Justices Weigh Definitions of Competency The Supreme Court heard arguments today on whether a defendant who is competent to stand trial must be considered competent to represent himself. The justices seemed doubtful that the two types of competency are the same.
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Justices Weigh Definitions of Competency

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Justices Weigh Definitions of Competency

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Justices Weigh Definitions of Competency

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ROBERT SIEGEL, Host:

NPR legal affairs correspondent Nina Totenberg reports.

NINA TOTENBERG: On the steps of the court, lawyer Mark Stancil, representing Edwards, said the Constitution protects the defendant's rights at trial, not the state's rights.

M: It's his decision - not the lawyers, not anybody else's - whether to plead guilty or whether to waive a jury trial right or whether to act as his own lawyer.

TOTENBERG: But Indiana Solicitor General Tom Fisher said the state has an interest in the public perception of a fair process.

M: The state has an interest in not conducting trials where it appears to be pursuing convictions against the defenseless.

TOTENBERG: Inside the courtroom, Fisher was up first, telling the justices that the state has an interest in preventing a trial from descending into a farce.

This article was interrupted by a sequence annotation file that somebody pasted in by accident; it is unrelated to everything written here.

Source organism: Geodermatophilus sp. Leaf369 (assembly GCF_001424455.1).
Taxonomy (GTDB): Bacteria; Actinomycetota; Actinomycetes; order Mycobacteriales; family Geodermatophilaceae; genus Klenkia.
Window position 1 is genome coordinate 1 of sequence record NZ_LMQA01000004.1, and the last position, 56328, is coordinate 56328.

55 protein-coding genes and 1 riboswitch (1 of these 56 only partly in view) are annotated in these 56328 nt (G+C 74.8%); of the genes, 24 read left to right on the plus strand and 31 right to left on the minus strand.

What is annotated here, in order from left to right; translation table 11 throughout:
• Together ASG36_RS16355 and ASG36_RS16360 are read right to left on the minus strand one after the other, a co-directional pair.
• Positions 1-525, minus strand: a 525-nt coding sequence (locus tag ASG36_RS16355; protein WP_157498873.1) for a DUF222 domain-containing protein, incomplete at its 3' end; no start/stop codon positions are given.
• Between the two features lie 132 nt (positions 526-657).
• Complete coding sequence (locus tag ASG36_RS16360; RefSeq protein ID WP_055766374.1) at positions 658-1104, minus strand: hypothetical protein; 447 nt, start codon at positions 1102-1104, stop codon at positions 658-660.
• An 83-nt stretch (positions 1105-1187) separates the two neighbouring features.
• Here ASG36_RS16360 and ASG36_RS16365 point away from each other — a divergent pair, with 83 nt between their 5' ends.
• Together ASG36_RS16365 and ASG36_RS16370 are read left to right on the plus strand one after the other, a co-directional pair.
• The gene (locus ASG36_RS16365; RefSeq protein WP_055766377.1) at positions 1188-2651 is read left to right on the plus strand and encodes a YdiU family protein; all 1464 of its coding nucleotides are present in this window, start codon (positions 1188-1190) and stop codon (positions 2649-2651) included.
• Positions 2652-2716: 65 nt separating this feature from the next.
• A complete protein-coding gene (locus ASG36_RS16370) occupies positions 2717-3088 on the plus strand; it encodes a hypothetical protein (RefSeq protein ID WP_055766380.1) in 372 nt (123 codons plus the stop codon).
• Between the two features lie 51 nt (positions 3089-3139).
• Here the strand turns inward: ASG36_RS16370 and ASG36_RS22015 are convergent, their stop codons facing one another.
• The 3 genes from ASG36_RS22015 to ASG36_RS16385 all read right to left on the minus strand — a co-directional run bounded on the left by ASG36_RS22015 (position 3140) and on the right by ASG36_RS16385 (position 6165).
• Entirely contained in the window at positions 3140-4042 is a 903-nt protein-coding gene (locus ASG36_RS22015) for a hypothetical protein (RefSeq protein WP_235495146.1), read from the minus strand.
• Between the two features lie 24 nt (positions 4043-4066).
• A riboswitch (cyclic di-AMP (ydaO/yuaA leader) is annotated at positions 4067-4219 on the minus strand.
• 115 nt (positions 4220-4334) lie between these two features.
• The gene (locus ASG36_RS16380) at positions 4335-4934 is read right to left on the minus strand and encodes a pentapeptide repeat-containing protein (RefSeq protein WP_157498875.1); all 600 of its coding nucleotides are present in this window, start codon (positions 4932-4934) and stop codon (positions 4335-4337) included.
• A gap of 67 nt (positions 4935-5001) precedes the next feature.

J: If the trial does start to descend into a farce, then you can jump in and stop his self-representation. Answer: The state shouldn't have to wait and risk the jury being tainted.

J: Finally today, it was Mark Stancil's turn to argue for the defendant. Once the state has judged the defendant mentally competent, he said, the state cannot second-guess the defendant's choice to represents himself any more than it could tell him he could not testify for himself because he had unsightly tattoos.

C: Do you argue that the state has no interest in ensuring a credible process?

J: Justice Breyer pointed to a psychiatric study showing a small subclass of people who are mentally competent to stand trial, but too delusional to communicate with a jury.

J: Lawyer Stancil went on to argue that if a defendant doesn't obey the judge and follow the rules of the courtroom, the judge can step in and appoint a lawyer.

J: You presume that if a defendant is told to stop, he'll do it. That doesn't happen. It's two ships passing in the night or more likely five or six ships.

J: We don't know if he was taking his medication when he wrote that.

J: But it's your position that as long as he's not disruptive, he can represent himself. It's his choice. Answer: Yes.

J: So if he's merely incoherent, he cannot be replaced by appointed counsel. Answer: It has to be so disorderly and so disruptive that the trial cannot go forward.

J: Based on your present assessment, was he competent to stand trial? Answer: It comes and goes. At the time of the trial, he was. He understood, for example, that the term voir dire refers to jury selection.

J: Nina Totenberg, NPR News, Washington.

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